The next big obstacle is that asset managers need to validate where the information came from insofar it has not been obtained from illicit sources (i.e. stolen records) or in breach of the EU’s GDPR (General Data Protection Regulation). Such data due diligence is not a small endeavour, and many firms – especially boutiques - may struggle to carry it out effectively. In the context of growing consumer opposition towards organisations profiteering from data, some asset managers may feel it is not worth the risk. For now, the asset managers using big data analytics – are doing so to complement their research, not replace it. In time, this may change as firms become more sophisticated in how they acquire and analyse data.

Robo-advisors

Like Blockchain, robo-advisors promised an awful lot but delivered an awful little. With retail customers deprived of advice as a result of MiFID II (Markets in Financial Instruments Directive II), experts were confident that cheap robo-advisory services would democratise the investment process. This has clearly not happened yet. The profitability of robo-advisors is linked to scale, and most providers have been unable to build large enough customer bases. Equally, research is beginning to show that robo-advisory platforms have not delivered adequate performance. For instance, a recent study showed that robo-advisory users with low-risk portfolios achieved a return of 0.8% in the 12 months leading to June 2018, versus the 1.17% they would have accumulated had they invested in a cash ISA.[1] At present, robo-advisors are not a threat to the wealth and asset management business.

What the future holds…

Even though some of the so-called disruptors have not uberised or dramatically reshaped the asset management industry yet, that is not to say they won’t. Technologies like Blockchain, big data and robo-advisory platforms will evolve and it is something NCI members should pay attention to. At present, the most significant challenge to asset managers lies with existing large technology companies.  Asset managers only need to look at China – where the Alibaba-owned Yu-e Bao fund – has become one of the world’s biggest money managers, having only launched in 2013. Agility and open-mindedness will be critical if boutiques are to flourish as disruptors mature and become increasingly ubiquitous.


[1] Financial Times (August 24, 2018) Robo advisers fail to beat market benchmark

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Some Regulatory Changes You May Have Missed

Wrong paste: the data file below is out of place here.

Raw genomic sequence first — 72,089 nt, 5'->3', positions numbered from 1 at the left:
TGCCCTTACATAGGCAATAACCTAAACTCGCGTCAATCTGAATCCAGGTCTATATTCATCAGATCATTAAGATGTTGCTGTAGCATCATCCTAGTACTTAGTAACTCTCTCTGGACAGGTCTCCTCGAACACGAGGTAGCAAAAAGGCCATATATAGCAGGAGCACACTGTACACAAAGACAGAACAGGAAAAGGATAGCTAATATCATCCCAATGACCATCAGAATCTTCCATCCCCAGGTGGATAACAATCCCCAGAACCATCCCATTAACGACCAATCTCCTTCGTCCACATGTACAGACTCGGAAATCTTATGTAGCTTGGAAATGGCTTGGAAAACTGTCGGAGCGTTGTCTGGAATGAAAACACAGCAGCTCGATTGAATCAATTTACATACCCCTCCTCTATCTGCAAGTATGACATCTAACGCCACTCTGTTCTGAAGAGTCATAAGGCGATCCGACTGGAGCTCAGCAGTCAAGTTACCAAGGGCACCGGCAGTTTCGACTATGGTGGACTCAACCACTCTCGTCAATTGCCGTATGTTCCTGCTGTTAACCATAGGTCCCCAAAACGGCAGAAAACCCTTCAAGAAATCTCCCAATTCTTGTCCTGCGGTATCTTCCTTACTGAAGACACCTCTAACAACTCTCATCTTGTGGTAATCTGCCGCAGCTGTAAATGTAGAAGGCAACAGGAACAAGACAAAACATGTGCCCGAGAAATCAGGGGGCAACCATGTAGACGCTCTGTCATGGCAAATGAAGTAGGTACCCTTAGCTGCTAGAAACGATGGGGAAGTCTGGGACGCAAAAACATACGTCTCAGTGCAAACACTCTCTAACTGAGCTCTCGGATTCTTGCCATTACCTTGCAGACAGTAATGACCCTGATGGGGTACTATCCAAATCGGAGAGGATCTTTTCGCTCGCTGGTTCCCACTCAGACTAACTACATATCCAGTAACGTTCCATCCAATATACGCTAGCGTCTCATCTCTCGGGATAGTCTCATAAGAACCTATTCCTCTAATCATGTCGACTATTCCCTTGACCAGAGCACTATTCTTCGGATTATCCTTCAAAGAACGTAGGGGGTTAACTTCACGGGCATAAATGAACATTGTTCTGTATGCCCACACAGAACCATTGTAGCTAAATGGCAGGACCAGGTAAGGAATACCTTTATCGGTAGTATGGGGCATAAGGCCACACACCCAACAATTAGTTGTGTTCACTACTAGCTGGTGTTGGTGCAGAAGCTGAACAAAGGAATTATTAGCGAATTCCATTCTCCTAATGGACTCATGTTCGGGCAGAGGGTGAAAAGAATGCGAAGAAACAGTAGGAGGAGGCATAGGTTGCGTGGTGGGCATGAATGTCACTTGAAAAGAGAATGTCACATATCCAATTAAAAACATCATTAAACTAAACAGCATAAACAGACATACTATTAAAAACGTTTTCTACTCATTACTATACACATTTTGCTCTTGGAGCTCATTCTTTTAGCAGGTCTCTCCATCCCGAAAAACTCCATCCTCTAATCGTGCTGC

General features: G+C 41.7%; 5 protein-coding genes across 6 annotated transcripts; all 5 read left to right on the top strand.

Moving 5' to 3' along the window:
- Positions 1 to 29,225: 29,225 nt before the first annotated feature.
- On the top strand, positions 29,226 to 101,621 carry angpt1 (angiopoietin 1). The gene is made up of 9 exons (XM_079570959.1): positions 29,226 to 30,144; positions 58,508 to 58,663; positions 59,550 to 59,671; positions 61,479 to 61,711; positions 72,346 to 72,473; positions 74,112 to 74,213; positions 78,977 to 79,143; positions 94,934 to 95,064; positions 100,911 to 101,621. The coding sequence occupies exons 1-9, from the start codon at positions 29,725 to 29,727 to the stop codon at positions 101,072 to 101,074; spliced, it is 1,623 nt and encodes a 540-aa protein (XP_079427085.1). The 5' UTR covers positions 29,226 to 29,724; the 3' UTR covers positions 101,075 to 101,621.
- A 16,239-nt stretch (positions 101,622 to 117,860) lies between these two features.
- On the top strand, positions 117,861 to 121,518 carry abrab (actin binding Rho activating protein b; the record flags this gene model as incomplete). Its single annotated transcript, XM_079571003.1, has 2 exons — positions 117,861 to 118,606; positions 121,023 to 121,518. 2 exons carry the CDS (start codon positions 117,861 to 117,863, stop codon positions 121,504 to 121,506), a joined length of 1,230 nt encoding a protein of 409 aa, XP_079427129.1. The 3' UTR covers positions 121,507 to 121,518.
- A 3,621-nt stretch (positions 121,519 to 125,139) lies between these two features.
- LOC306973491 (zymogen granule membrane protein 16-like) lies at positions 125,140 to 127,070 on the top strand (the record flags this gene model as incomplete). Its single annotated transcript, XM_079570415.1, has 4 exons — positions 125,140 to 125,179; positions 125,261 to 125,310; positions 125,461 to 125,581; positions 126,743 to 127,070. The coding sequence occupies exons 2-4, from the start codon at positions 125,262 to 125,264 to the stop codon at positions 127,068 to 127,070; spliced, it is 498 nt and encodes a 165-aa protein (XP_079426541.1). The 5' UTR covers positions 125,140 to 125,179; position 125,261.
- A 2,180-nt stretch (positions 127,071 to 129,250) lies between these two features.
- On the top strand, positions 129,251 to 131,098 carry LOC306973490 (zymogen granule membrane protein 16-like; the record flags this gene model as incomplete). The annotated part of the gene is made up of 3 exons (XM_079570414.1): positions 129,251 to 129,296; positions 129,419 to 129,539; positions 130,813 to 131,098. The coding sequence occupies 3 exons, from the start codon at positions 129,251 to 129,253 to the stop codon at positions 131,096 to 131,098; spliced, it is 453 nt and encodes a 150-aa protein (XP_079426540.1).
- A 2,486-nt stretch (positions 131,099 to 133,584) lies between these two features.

Some Regulatory Changes You May Have Missed

The next few months are going to be challenging for NCI members. Firstly, the constantly interchangeable dynamics around Brexit are generating enormous regulatory and market uncertainty. In addition, asset managers are bracing themselves for a raft of regulatory changes including a tightening up of ESG (environment, social, governance) investment provisions; the possible introduction of amendments to the Alternative Investment Fund Managers Directive (AIFMD) and a roll-out of stricter margining obligations for bilateral, un-cleared OTC instruments under the European Market Infrastructure Regulation (EMIR). With so much activity underway, other equally pressing matters have received far less air time.

The LIBOR bugbear facing boutiques

From 2021, LIBOR, which benchmarks interest rates for a whole stream of financial products (securitisations, loans, derivatives, etc.) will not exist. Admittedly, some asset managers have spent a lot of time readying themselves for the move to overnight risk free rates, but a lot of firms are still unprepared.  So why does it matter? Any boutique firm trading bonds or using derivatives could find the behaviour, valuations and risk modelling underpinning those instruments changes markedly as a consequence of this shift to alternative rates. Asset managers therefore need to begin inserting fall-back provisions into their contracts, or repapering them altogether, in what could be a very costly and time-consuming exercise.

Why the buy side should start caring about settlements

For many boutiques, the responsibility for ensuring their trades settle on time lies with their custodians or brokers. Under CSDR (Central Securities Depository Regulation), this could change. CSDR, having introduced a t+2 settlement regime inside the EU, is now fixated on imposing better settlement discipline in the market. The CSDR rules give CSDs the authority to fine guilty counterparties in instances when settlements do not complete on the contracted settlement date. As such, boutiques could find themselves incurring large fines if they do not deliver securities in good time to their brokers.  If NCI members are to avoid these penalties, they need to start delivering securities to their brokers much faster.

More to the EU than just Brexit

While Brexit has dominated discussions in Europe, much less has been said about the EU’s increasingly fractious relationship with Switzerland. The root of the EU-Swiss dispute lies with MiFIR (Markets in Financial Instruments Regulation) Article 23, a clause which states that any trading of shares by EU investment firms must take place on a recognised trading venue. While Switzerland’s trading venues currently have EU equivalence, that designation is up for review in June 2019, which is causing widespread uncertainty. If equivalence is refused, EU investment firms could be prevented from trading equities at Swiss venues.